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Abstract: Case Reports |

MINIMALLY INVASIVE MANAGEMENT OF LOBAR TORSION COMPLICATING THORACOSCOPIC LOBECTOMY: REPORT OF A CASE AND REVIEW OF THE LITERATURE FREE TO VIEW

Ahmad S. Ashraft, MD; Jon O. Wee, MD*; Peter F. Ferson, MD; James D. Luketich, MD; Sebastien Gilbert, MD
Author and Funding Information

University of Pittsburgh Medical Center, Pittsburgh, PA



Chest. 2006;130(4_MeetingAbstracts):308S-c-309S. doi:10.1378/chest.130.4_MeetingAbstracts.308S-c
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INTRODUCTION: Lobar torsion after pulmonary resection is a rare complication. The reported incidence is 0.089% among 7887 pulmonary resections (2). Although torsion has been reported previously in the setting of open lobectomy, large series of thoracoscopic lobectomy have not reported it (1).

CASE PRESENTATION: A 60-year-old smoker female sustained a traumatic ankle fracture. An open reduction and internal fixation was planned and as part of her preoperative evaluation, she required a chest radiograph. She was found to have an incidental right upper lobe lung nodule. Further work-up proved the lesion to be a non-small cell lung carcinoma. A positron emission tomogram did not reveal mediastinal or distant metastasis and she underwent an uneventful vats (video-assisted thoracoscopic surgery) right upper lobectomy. On post-operative day 3, the patient had a low-grade fever, tachycardia, and continued to require supplemental oxygen. The chest radiograph and the chest CT scan both showed opacification of the middle lobe. Flexible bronchoscopy demonstrated narrowing of the middle lobe orifice and distortion of the bronchus intermedius. The patient was re-explored thoracoscopically and the diagnosis of right middle lobe torsion was confirmed. The middle lobe appeared hepatized and non-viable. A thoracoscopic middle lobectomy was carried out uneventfully. The patient was discharged on the morning of post-operative day 8.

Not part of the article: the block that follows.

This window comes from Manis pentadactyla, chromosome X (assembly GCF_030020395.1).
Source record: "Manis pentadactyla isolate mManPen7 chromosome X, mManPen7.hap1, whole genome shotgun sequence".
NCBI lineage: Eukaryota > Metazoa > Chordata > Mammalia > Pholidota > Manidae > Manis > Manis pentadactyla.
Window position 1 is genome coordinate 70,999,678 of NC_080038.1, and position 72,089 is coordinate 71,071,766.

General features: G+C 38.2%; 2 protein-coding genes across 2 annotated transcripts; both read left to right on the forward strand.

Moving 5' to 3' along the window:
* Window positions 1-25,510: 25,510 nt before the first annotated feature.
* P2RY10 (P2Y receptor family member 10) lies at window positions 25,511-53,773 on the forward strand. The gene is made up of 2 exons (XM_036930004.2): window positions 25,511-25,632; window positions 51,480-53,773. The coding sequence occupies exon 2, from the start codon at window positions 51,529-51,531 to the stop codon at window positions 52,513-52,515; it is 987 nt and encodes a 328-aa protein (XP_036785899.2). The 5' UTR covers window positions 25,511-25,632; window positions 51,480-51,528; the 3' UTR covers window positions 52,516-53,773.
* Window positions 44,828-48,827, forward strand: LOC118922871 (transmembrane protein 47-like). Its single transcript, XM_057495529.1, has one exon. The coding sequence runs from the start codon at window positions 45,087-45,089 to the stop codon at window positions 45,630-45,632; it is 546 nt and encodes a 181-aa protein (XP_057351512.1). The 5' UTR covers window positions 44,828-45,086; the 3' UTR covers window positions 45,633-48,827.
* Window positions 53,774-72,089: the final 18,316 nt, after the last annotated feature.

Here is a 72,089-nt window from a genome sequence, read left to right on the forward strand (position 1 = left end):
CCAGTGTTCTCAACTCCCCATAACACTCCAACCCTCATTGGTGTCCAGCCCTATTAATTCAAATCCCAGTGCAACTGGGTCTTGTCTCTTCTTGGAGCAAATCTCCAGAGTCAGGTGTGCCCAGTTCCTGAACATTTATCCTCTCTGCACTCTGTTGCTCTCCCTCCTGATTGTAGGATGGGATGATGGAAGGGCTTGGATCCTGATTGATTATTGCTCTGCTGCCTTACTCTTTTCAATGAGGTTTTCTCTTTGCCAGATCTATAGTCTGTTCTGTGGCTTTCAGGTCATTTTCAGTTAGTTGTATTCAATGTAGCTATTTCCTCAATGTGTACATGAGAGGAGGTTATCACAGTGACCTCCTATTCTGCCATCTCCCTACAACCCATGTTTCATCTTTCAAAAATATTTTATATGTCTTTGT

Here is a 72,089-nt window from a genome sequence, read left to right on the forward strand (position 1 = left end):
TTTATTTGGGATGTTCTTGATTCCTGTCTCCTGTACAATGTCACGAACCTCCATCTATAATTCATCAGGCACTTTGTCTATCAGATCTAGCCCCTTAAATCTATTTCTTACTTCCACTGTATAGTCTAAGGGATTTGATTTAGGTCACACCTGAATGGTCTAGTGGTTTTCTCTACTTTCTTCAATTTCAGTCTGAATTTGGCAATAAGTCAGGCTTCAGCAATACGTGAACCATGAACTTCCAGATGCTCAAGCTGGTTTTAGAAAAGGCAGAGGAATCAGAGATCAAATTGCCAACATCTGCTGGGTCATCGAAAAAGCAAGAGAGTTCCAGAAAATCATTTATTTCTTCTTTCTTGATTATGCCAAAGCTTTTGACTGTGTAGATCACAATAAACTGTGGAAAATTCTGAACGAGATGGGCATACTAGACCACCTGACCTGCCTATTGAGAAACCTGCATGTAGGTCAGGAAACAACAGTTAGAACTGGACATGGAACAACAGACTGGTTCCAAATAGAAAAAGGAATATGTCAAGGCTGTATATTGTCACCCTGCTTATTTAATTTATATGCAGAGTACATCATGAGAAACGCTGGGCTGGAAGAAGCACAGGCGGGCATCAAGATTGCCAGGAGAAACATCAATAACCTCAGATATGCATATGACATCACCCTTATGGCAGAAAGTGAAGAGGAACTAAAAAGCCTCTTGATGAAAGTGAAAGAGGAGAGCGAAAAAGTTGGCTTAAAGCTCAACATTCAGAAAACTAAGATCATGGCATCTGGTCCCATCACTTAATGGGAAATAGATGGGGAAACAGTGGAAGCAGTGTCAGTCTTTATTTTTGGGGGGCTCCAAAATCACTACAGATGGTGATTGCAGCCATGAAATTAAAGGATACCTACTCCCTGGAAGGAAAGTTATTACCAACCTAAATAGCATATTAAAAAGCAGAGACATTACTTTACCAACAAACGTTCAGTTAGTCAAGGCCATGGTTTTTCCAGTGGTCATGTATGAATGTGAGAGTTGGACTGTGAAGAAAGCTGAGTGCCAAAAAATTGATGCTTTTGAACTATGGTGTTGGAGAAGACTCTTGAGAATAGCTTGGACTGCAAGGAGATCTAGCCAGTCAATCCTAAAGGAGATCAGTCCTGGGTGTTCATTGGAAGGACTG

DISCUSSIONS: Prompt recognition of lobar torsion after pulmonary resection is a diagnostic challenge. The Hallmark of making the diagnosis is a chest radiograph showing opacification of the involved lobe without apparent volume loss. CT scan and flexible bronchoscopy are the diagnostic tests of choice. Although torsion has been reported previously in the setting of open lobectomy, large series of thoracoscopic lobectomy have not reported it. The literature on post-lobectomy lobar torsion was reviewed, and to our knowledge, this case represents the first report of a minimally invasive management of lobar torsion following pulmonary resection.

CONCLUSION: Lobar torsion complicating pulmonary resection is a surgical emergency. Prompt diagnosis and re-exploration of the chest are essential componenets of successful management. Although an open approach remains the gold standard, a minimally invasive technique is a feasible alternative.

DISCLOSURE: Jon Wee, None.

Tuesday, October 24, 2006

4:15 PM - 5:45 PM

References

McKenna RJ Jr, Houck W, Fuller CB. Video-assisted thoracic surgery lobectomy: experience with 1,100 cases.Ann Thorac Surg.2006Feb;81(2):421-5.
 
Cable et al. Lobar torsion after pulmonary resection: presentation and outcome.JTCVS2001Dec;122(6):1091-3
 

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References

McKenna RJ Jr, Houck W, Fuller CB. Video-assisted thoracic surgery lobectomy: experience with 1,100 cases.Ann Thorac Surg.2006Feb;81(2):421-5.
 
Cable et al. Lobar torsion after pulmonary resection: presentation and outcome.JTCVS2001Dec;122(6):1091-3
 
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